Gold is an investment idea that stirs up such strong feeling, in equal measure, amongst both its supporters and detractors. To some, it is the ultimate safe haven asset, whilst to others, it is an entirely useless yellow metal, whose only merit is that it looks pretty.
The price of gold is something that we regularly discuss with clients, especially when asked to consider putting it into their portfolios. So what is the truth about gold?
The supporters of gold point to the fact that it is a (some would say ‘the’) ‘go to’ asset in times of crisis, and that it is the only asset that ultimately does not fail. They also like to point out that gold has some industrial applications, which means that it is not an “entirely useless” metal.
However, the key point for the pro-gold lobbyists is its scarcity. The world’s known stock of gold is approximately 170,000 metric tonnes and, while new discoveries are still happening, the rate of increase is almost so small as to be insignificant. An often quoted point to illustrate what 170,000 tonnes looks like, is that if it were all in the shape of the typical gold bars, laid end to end/side by side, it would probably cover the pitch at Wembley or Twickenham (or whichever sporting stadium you prefer).
in times of economic fear, scarcity of supply and an increase in demand creates an upward price trajectory, which, on the face of it, is a self-fulfilling prophecy. The more the price increases, the more the pro-gold camp claim that the facts support their position.
For me, however, this still does not explain why there is demand in the first place. If we look at the anti-gold camp, the position can be summed up by a quote from Warren Buffet, who, let’s face it, has a not too shabby record when it comes to investing. “[Gold] gets dug out of the ground in Africa, or someplace. Then we melt it down, dig another hole, bury it again, and then pay people to stand around guarding it. It has no utility. Anyone watching from Mars would be scratching their head.”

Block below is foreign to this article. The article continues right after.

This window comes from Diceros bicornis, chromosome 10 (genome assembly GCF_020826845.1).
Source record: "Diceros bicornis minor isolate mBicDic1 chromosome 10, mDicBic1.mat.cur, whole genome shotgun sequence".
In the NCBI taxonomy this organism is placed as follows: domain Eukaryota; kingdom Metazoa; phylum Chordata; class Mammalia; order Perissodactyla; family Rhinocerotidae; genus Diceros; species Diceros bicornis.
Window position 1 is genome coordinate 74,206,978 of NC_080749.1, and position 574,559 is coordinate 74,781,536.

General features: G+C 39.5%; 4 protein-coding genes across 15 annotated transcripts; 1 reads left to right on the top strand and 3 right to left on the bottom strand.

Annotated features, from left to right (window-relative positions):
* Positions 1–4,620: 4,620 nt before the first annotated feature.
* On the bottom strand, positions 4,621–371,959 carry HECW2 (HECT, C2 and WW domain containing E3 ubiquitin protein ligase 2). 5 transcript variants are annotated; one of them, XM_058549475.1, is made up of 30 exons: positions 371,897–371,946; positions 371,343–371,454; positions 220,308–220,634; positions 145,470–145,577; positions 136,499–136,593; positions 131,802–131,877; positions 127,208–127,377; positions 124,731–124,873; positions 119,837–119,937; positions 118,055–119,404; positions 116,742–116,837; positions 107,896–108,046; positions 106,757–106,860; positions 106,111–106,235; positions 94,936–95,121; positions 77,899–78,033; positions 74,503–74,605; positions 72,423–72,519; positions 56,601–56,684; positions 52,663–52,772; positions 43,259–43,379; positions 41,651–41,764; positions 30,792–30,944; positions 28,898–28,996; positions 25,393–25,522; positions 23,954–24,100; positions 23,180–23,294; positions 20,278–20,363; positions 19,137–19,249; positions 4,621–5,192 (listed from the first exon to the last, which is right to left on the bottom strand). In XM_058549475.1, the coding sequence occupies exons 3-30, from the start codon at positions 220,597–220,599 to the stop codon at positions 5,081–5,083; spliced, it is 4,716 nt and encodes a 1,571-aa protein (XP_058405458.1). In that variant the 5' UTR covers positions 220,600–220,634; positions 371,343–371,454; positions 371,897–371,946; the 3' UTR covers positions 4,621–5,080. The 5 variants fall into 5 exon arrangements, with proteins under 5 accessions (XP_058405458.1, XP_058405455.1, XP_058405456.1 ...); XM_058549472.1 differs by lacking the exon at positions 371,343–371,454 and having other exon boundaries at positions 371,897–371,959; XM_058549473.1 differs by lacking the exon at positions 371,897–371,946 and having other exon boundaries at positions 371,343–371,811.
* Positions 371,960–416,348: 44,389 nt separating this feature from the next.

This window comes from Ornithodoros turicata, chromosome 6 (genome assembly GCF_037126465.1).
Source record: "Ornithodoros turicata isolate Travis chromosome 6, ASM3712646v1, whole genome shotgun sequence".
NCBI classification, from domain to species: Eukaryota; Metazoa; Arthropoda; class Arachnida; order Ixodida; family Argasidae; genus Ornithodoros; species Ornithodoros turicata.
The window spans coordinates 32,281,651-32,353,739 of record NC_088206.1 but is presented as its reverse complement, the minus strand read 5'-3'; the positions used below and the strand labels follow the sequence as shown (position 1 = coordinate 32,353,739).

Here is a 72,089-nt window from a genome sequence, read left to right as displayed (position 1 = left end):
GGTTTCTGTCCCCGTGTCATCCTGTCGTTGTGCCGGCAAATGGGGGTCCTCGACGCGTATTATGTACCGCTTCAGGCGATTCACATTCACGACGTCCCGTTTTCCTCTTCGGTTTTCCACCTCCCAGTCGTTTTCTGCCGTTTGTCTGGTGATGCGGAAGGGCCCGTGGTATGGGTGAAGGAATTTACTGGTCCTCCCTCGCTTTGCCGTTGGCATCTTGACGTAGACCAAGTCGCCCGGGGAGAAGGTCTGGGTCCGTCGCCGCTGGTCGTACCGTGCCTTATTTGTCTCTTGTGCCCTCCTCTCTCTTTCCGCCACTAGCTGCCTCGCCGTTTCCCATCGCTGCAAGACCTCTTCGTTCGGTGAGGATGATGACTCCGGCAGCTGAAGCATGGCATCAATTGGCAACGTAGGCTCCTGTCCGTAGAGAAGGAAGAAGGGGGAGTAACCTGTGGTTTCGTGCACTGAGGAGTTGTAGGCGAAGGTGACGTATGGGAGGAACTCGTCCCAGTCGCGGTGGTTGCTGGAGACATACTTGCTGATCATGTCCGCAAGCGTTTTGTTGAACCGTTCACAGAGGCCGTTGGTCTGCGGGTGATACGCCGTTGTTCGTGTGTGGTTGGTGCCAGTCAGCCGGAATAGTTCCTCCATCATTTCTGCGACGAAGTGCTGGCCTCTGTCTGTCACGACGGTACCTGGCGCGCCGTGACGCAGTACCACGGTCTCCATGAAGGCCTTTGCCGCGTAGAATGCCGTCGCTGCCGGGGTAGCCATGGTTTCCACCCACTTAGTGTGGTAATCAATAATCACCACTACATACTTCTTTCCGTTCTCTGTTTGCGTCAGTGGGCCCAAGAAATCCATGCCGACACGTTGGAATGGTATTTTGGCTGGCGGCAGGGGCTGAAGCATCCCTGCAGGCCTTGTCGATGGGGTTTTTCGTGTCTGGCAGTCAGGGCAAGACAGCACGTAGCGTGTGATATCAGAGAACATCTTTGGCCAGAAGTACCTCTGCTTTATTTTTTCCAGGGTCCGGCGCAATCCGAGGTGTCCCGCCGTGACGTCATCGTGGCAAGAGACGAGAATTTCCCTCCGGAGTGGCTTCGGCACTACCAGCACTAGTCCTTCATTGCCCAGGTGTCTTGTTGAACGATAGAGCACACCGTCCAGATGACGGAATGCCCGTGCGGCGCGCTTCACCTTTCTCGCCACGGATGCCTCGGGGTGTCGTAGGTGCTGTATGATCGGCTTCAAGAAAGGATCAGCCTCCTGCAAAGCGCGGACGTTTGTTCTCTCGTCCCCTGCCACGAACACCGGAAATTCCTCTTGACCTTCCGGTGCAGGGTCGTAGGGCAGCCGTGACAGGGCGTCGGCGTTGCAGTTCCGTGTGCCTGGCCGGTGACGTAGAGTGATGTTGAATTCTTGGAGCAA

It is that lack of utility that its detractors point to as its main issue. Apart from limited industrial applications and its use in making jewellery, gold has no practical use. It has no income stream attached to it, as it cannot be rented or used to create something else.
The safe haven argument is also heavily disputed, given the volatility in its price. The chart below shows the change in the price of gold per Troy ounce since February 12, 2015. This is, perhaps, a legitimate argument if you consider a 35% loss in value is significantly more than you would expect to see from a ‘safe’ asset.
To quote Warren Buffett yet again: “(T)o be long on gold is to be long on fear” and, in my view, this gives us a clue as to how we can usefully use gold to our advantage within a portfolio.
As pragmatists, it does not matter whether we subscribe to the pro- or anti-gold theory. What matters is whether we can use tactical allocations to take advantage of rising fear, even if it is to capture just some of the rising value that this brings. As with every other investment decision that is where the real skill begins…
All that Glisters...